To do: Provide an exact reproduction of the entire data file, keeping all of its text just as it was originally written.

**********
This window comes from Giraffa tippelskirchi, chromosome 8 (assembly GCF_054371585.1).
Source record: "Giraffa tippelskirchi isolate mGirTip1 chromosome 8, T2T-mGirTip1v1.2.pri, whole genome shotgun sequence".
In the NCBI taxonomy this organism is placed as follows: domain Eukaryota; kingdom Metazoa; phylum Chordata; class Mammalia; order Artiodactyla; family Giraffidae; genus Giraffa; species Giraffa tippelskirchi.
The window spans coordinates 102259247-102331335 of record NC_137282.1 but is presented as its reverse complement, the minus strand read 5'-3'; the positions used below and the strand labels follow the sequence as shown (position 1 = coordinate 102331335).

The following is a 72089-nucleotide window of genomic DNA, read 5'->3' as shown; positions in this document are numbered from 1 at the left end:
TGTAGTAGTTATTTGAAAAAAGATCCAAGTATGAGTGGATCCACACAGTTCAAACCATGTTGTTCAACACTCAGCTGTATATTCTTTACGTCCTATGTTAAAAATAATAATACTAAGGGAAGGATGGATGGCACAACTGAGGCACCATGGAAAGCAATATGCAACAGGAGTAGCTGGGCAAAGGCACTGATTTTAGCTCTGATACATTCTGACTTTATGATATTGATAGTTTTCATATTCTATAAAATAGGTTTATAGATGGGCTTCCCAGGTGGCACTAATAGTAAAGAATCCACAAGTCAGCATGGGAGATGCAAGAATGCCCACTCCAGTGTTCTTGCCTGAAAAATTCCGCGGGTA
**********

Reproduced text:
This window comes from Giraffa tippelskirchi, chromosome 8 (assembly GCF_054371585.1).
Source record: "Giraffa tippelskirchi isolate mGirTip1 chromosome 8, T2T-mGirTip1v1.2.pri, whole genome shotgun sequence".
In the NCBI taxonomy this organism is placed as follows: domain Eukaryota; kingdom Metazoa; phylum Chordata; class Mammalia; order Artiodactyla; family Giraffidae; genus Giraffa; species Giraffa tippelskirchi.
The window spans coordinates 102259247-102331335 of record NC_137282.1 but is presented as its reverse complement, the minus strand read 5'-3'; the positions used below and the strand labels follow the sequence as shown (position 1 = coordinate 102331335).

The following is a 72089-nucleotide window of genomic DNA, read 5'->3' as shown; positions in this document are numbered from 1 at the left end:
TGTAGTAGTTATTTGAAAAAAGATCCAAGTATGAGTGGATCCACACAGTTCAAACCATGTTGTTCAACACTCAGCTGTATATTCTTTACGTCCTATGTTAAAAATAATAATACTAAGGGAAGGATGGATGGCACAACTGAGGCACCATGGAAAGCAATATGCAACAGGAGTAGCTGGGCAAAGGCACTGATTTTAGCTCTGATACATTCTGACTTTATGATATTGATAGTTTTCATATTCTATAAAATAGGTTTATAGATGGGCTTCCCAGGTGGCACTAATAGTAAAGAATCCACAAGTCAGCATGGGAGATGCAAGAATGCCCACTCCAGTGTTCTTGCCTGAAAAATTCCGCGGGTA